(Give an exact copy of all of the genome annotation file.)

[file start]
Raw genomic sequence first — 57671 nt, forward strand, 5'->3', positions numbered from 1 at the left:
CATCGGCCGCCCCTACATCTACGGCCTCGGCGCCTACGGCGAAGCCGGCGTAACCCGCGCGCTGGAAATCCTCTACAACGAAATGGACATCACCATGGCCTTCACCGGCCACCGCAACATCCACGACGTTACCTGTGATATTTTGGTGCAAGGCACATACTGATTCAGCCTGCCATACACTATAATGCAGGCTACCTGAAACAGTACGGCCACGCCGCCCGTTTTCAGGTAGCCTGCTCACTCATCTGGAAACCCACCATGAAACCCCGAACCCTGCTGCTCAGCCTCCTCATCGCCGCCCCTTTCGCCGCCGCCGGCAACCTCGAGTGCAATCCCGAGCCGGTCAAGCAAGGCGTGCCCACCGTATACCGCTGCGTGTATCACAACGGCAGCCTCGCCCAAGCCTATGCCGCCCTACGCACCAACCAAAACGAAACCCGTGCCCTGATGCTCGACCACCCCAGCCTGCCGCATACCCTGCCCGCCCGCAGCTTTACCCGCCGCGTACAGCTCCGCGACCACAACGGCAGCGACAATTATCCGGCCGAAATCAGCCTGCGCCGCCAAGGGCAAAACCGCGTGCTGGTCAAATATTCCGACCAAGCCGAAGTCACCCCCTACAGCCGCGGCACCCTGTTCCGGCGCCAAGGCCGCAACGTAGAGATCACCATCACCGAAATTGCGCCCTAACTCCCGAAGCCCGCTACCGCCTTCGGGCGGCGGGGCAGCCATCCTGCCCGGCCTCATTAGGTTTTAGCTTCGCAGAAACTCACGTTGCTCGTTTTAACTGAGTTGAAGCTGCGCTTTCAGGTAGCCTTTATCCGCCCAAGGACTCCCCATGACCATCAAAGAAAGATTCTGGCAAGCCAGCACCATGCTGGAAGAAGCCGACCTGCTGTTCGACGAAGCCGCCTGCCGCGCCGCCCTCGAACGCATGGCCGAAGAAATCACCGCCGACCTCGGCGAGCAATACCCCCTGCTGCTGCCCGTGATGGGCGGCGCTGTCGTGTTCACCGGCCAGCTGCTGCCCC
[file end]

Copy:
Raw genomic sequence first — 57671 nt, forward strand, 5'->3', positions numbered from 1 at the left:
CATCGGCCGCCCCTACATCTACGGCCTCGGCGCCTACGGCGAAGCCGGCGTAACCCGCGCGCTGGAAATCCTCTACAACGAAATGGACATCACCATGGCCTTCACCGGCCACCGCAACATCCACGACGTTACCTGTGATATTTTGGTGCAAGGCACATACTGATTCAGCCTGCCATACACTATAATGCAGGCTACCTGAAACAGTACGGCCACGCCGCCCGTTTTCAGGTAGCCTGCTCACTCATCTGGAAACCCACCATGAAACCCCGAACCCTGCTGCTCAGCCTCCTCATCGCCGCCCCTTTCGCCGCCGCCGGCAACCTCGAGTGCAATCCCGAGCCGGTCAAGCAAGGCGTGCCCACCGTATACCGCTGCGTGTATCACAACGGCAGCCTCGCCCAAGCCTATGCCGCCCTACGCACCAACCAAAACGAAACCCGTGCCCTGATGCTCGACCACCCCAGCCTGCCGCATACCCTGCCCGCCCGCAGCTTTACCCGCCGCGTACAGCTCCGCGACCACAACGGCAGCGACAATTATCCGGCCGAAATCAGCCTGCGCCGCCAAGGGCAAAACCGCGTGCTGGTCAAATATTCCGACCAAGCCGAAGTCACCCCCTACAGCCGCGGCACCCTGTTCCGGCGCCAAGGCCGCAACGTAGAGATCACCATCACCGAAATTGCGCCCTAACTCCCGAAGCCCGCTACCGCCTTCGGGCGGCGGGGCAGCCATCCTGCCCGGCCTCATTAGGTTTTAGCTTCGCAGAAACTCACGTTGCTCGTTTTAACTGAGTTGAAGCTGCGCTTTCAGGTAGCCTTTATCCGCCCAAGGACTCCCCATGACCATCAAAGAAAGATTCTGGCAAGCCAGCACCATGCTGGAAGAAGCCGACCTGCTGTTCGACGAAGCCGCCTGCCGCGCCGCCCTCGAACGCATGGCCGAAGAAATCACCGCCGACCTCGGCGAGCAATACCCCCTGCTGCTGCCCGTGATGGGCGGCGCTGTCGTGTTCACCGGCCAGCTGCTGCCCC